The main rationale for patent pools is to solve the stickiness problem of licensing (eg, by saving transaction costs for both licensors and licensees). Considering that connectivity standards such as 4G/5G, Wi-Fi or video codecs will be used across multiple industries by a much larger number of companies (compared to the smartphone industry), transaction costs will inevitably increase. Here the goal of patent pools is to simplify licensing (eg, by providing a single contract for all licensors and eliminating the discussion about patent quality as all patent pool members will have to agree and commit to the pool’s terms and conditions). These terms and conditions define, for example, how royalty will be shared among patent owners. When the industry agrees to these terms and conditions, stickiness can be reduced. The success of a patent pool thus greatly depends on the number and size of patent owners that join and the licensees that take a license. However, joining a patent pool can be subject to a chicken and egg-type problem, as companies might be hesitant to join if no one else has yet. Further, pools should be attractive for licensees with a differentiated pricing model. As pool administrators promote the principle of a one-stop license, some patent owners are hesitant. Even as a member of a patent pool, some sort of stickiness remains – especially when licensors do not agree to the terms and conditions of the pool license yielding litigation in patent courts. Being a member of a patent pool but not being involved in the ongoing litigation of other members can create situations that are not always transparent and thus will not benefit the licensing strategy of all patent owners. There will likely be different models of aggregation on both sides of the table. On the one hand, patent pools aggregate patent owners but, on the other hand, there are defensive patent aggregators, which aggregate companies that need to license-in patented technologies.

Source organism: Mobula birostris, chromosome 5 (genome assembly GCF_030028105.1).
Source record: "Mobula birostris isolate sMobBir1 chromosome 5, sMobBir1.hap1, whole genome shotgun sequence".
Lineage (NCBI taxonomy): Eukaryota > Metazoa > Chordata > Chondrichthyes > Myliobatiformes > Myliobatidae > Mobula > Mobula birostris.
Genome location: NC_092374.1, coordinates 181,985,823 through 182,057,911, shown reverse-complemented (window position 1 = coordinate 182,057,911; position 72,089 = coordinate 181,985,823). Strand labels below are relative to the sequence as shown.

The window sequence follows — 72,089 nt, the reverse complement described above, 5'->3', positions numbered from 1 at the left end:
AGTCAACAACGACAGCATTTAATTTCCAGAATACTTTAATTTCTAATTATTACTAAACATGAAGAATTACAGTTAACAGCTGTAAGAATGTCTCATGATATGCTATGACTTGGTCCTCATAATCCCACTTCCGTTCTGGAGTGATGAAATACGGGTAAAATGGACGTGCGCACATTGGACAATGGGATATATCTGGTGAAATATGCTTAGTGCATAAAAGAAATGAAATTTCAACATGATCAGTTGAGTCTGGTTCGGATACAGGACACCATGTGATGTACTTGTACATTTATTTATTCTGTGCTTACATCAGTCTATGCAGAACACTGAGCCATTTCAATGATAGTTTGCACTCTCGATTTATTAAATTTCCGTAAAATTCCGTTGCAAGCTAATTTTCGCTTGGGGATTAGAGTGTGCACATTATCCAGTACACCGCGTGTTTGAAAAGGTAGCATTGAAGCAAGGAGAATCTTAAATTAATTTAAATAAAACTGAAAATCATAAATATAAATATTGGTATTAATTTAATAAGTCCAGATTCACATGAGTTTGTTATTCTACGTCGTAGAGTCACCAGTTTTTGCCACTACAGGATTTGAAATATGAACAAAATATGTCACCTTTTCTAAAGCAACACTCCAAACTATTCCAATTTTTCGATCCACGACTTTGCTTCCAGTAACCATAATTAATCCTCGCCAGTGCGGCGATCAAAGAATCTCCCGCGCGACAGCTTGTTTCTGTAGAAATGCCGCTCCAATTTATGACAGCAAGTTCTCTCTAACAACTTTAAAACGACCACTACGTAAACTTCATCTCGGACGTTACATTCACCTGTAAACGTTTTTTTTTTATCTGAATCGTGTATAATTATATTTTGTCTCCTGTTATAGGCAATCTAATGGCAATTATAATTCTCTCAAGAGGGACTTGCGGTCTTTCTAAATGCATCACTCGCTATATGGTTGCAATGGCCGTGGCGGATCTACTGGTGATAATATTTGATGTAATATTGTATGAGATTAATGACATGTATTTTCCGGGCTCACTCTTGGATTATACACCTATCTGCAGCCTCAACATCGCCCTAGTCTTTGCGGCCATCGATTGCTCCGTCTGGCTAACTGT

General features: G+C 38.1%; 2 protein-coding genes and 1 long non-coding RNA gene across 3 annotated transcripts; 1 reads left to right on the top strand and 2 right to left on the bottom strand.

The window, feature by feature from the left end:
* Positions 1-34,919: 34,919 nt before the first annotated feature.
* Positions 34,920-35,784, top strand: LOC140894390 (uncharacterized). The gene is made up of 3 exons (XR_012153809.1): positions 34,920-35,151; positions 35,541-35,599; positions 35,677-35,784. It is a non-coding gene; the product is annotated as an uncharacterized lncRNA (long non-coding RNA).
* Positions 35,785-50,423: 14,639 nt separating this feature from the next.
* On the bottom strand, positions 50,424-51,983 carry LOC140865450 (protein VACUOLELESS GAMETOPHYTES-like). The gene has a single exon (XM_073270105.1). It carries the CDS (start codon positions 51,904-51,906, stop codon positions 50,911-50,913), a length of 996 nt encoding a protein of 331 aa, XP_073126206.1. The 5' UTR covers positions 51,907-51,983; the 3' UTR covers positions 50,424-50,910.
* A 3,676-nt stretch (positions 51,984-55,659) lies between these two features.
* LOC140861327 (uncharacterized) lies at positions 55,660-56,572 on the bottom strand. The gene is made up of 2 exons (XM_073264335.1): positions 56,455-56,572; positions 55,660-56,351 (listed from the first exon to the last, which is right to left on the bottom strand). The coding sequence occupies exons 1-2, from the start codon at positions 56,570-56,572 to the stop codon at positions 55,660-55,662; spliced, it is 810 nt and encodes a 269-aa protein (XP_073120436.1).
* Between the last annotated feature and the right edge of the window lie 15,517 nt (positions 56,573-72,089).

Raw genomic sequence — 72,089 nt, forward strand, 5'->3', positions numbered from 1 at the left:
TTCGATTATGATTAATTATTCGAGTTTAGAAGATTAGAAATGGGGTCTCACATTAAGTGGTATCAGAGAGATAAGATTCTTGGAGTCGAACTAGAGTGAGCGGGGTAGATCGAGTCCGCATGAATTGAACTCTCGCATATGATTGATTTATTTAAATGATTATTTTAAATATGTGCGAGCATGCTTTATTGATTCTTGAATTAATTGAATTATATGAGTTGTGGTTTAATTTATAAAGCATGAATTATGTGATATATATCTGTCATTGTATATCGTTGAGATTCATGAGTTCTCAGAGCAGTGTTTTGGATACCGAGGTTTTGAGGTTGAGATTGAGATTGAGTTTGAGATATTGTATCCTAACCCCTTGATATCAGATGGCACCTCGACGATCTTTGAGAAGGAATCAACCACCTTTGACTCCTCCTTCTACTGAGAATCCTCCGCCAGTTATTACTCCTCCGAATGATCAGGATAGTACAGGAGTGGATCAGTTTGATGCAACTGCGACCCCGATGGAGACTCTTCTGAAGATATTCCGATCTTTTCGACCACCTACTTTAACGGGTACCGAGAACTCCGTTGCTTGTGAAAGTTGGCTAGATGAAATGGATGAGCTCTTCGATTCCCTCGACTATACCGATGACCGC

At this year’s 2021 IIPLA a panel of industry experts discussed the topic of patent pools in Age of IoTs, including matters such as FRAND determination, the value of standards and standard essential patents (SEPs), patent litigation as well as patent regulation.

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